Since it’s December, I recently found myself watching (yet again) Frank Capra’s 1946 classic film It’s A Wonderful Life. It’s honestly hard to switch the channel when I hear Jimmie Stewart’s signature creaky voice, so I sat there, sipping a Manhattan and watching the trials and tribulations of George Bailey. As I enjoyed my cocktail—a classic marriage of rye whiskey, vermouth, and bitters—I got to thinking about the movie.
At the heart of Capra’s masterpiece is good ol’ George Bailey’s struggle to realize that he has been a hero all his life to the people of his hometown, Bedford Falls. But when you’ve watched the movie as many times as I have, you realize that while George definitely comes through, there is a good case to be made that the story has an equal if not bigger hero.
Clarence the Angel? Zuzu? Uncle Billy? No! I’m talking about George’s wife, Mary Bailey. While sipping my Manhattan and enjoying the movie, it hit me: Mary is, arguably, the real hero here.
Think about it. When the stock market crashed and banks closed, whose idea was it to give up their honeymoon money to keep the Bailey Bros. Building and Loan open so Old Man Potter couldn’t get his hooks into it? Mary! On their wedding night, who transformed that broken down old house into a South Pacific retreat, complete with travel posters, a game hen roasting on a spit, and music from an old Victrola? Mary! Who, on moving-in day, stands at George’s side with wine, bread, and salt for every new home in Bailey Park? Mary! When George is suicidal and in dire need of money, who rounds up not only a basket of moolah from the locals, but also a big cash commitment from her old beau, Sam Wainright? You guessed it: Mary. And let’s not forget, it was Mary who asked Mr. Martini to serve the wine, a heroic hostess if there ever was one!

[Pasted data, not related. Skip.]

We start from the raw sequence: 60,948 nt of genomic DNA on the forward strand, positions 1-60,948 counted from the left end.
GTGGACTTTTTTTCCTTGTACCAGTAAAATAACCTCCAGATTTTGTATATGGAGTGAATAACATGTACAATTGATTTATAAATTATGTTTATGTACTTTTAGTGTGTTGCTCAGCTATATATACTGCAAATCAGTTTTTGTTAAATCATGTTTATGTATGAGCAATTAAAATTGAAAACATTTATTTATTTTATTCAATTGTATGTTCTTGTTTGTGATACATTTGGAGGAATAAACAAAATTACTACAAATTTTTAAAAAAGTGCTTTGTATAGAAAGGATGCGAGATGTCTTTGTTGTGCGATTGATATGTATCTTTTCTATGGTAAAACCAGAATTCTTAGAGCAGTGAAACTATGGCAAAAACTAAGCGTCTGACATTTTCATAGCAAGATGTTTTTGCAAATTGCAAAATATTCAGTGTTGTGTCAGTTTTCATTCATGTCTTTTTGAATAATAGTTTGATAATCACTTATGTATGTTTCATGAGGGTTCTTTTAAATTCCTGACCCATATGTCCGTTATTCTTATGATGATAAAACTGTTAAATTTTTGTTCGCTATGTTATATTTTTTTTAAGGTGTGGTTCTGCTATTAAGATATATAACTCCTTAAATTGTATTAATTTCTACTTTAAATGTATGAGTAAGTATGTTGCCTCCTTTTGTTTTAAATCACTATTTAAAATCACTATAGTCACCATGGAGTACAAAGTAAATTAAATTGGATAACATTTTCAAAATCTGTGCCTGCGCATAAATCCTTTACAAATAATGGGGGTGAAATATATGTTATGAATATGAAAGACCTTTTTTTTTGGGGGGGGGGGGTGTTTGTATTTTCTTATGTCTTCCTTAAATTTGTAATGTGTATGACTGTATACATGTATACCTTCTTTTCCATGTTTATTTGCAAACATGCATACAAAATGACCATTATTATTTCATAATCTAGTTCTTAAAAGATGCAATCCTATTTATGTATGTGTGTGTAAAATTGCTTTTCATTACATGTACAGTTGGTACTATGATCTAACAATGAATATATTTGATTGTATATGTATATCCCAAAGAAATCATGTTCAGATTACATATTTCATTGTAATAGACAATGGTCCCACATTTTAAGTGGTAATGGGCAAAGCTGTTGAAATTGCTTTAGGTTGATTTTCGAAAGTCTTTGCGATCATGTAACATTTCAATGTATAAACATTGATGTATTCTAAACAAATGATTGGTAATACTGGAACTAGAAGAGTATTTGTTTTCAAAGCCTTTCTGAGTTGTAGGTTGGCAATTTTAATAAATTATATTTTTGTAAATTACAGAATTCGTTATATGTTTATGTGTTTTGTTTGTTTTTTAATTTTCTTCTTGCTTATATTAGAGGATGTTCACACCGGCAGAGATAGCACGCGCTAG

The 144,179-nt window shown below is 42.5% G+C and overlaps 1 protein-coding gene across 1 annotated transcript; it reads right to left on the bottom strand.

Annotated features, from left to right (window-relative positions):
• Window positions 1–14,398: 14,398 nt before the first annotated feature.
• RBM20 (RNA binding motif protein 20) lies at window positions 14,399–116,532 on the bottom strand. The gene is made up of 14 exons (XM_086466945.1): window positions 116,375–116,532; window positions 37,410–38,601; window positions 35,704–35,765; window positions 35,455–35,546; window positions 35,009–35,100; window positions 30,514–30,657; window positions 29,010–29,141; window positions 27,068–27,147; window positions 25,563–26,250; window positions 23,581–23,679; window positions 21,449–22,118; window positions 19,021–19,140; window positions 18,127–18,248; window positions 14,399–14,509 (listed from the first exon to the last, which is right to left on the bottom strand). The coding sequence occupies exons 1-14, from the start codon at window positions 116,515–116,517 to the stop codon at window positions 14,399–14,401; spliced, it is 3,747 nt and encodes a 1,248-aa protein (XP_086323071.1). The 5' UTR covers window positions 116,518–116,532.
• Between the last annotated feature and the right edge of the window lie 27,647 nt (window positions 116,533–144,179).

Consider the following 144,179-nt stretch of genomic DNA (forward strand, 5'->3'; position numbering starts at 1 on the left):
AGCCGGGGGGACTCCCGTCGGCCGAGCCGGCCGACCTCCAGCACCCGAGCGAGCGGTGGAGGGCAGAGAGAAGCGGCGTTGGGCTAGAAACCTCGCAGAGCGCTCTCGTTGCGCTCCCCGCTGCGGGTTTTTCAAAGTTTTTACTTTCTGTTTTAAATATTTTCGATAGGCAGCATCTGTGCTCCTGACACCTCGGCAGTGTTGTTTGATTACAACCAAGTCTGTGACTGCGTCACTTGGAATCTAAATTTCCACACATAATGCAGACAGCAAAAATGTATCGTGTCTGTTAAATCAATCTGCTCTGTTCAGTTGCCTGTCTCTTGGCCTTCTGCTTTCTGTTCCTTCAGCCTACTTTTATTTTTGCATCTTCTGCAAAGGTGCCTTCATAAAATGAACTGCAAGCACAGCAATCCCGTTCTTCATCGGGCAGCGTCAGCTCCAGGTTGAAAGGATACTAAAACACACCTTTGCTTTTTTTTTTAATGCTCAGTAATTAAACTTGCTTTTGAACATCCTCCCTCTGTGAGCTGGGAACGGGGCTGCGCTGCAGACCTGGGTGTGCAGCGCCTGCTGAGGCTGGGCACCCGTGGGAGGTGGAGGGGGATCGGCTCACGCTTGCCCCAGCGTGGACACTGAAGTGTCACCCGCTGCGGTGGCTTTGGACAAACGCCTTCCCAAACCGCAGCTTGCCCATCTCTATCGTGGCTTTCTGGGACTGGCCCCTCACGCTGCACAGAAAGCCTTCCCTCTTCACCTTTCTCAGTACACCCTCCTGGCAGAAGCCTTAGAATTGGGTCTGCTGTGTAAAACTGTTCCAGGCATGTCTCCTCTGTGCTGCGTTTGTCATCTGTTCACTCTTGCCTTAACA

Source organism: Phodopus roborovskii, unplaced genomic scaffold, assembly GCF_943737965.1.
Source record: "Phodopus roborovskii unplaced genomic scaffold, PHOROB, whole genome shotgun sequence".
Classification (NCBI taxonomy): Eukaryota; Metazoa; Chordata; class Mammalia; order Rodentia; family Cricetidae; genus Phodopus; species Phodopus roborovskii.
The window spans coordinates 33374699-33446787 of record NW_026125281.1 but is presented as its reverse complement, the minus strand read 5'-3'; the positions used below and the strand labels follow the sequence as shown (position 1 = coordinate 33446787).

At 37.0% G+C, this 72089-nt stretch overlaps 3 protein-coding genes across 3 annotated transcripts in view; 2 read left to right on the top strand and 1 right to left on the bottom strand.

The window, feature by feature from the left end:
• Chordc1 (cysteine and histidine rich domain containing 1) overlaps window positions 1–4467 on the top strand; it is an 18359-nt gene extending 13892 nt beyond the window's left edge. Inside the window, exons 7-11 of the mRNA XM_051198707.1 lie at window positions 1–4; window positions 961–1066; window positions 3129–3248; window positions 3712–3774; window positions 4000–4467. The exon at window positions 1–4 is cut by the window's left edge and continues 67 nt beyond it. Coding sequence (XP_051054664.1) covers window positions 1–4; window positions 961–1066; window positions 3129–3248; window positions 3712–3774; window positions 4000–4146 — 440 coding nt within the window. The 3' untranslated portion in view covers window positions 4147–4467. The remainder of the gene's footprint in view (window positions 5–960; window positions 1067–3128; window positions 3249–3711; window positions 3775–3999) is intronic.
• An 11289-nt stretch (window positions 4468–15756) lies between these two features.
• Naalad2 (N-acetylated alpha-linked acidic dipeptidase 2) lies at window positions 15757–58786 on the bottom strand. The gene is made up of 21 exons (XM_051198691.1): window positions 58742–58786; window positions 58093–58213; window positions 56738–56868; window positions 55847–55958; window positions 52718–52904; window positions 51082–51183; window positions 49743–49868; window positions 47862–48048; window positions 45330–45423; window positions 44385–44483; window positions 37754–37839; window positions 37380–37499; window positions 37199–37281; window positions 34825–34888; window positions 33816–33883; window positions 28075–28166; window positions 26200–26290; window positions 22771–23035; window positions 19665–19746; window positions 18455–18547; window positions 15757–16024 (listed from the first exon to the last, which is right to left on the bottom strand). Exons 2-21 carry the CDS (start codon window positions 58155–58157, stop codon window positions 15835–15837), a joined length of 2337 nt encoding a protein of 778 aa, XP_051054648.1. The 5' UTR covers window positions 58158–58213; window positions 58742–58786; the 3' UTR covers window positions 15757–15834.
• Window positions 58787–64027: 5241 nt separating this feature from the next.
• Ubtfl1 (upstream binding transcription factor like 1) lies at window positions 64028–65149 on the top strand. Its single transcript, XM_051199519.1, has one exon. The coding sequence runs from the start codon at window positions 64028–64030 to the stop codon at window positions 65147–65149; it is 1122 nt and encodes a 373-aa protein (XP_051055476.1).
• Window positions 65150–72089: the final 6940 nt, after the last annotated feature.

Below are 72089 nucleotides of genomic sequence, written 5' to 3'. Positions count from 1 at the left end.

To put it in cocktail terms—I’m a cocktail kind of guy, after all—Mary is like the sweet vermouth in a Manhattan. (Follow me here for a minute.) While whiskey is clearly the star of the drink, it was the addition of the vermouth that transformed what was basically an Old Fashioned into something sublime and entirely different. The concoction launched an entirely new category of aromatic drinks, including the Martini/Martinez, the Rob Roy, the Brooklyn, the Vieux Carre, the Astoria, the Scofflaw, the Deshler, the Boothby, the Fourth Regiment and hundreds of others.
With the advent of the Manhattan and the Martini, the New York Sun took note of vermouth’s dramatic ascent in 1890:
“Within a few years the demand for the liquor has greatly increased, partly because the cocktail habit has steadily grown and vermouth enters into nearly all cocktails. There was a time when the whiskey cocktail stood almost alone in the esteem of the thirsty American public, and it was made without vermouth. Now vermouth enters not only into the whiskey cocktail but into the gin cocktail, the Martini, and the Manhattan. Furthermore, the habit has grown of serving before a heavy dinner a glass of vermouth and bitters.”
It’s as if Old Man Whiskey said to vermouth, “Kid, I’ll make you a star,” and together they took off like a rocket. Vermouth sales soared through the 1880s, 1890s, and all the way to Prohibition, riding that mixological rocket to unheard of heights. Sadly, thanks to Prohibition, World War II, and changing consumer tastes, that rocket came back to earth; classic cocktails and vermouth hit hard times in the second half of the 20th century.
But today, with the resurrected popularity of classic cocktails, vermouth is once again on the ascent, proving itself an unheralded necessity to both professional and home bartenders. In addition to old standbys, there are now also a range of boutique and craft vermouths.
So if you find yourself watching It’s A Wonderful Life this holiday season, do as I do. Fix yourself a Manhattan, remember Mary Bailey, and raise your glass to the unsung heroes in your own life. No doubt there are many.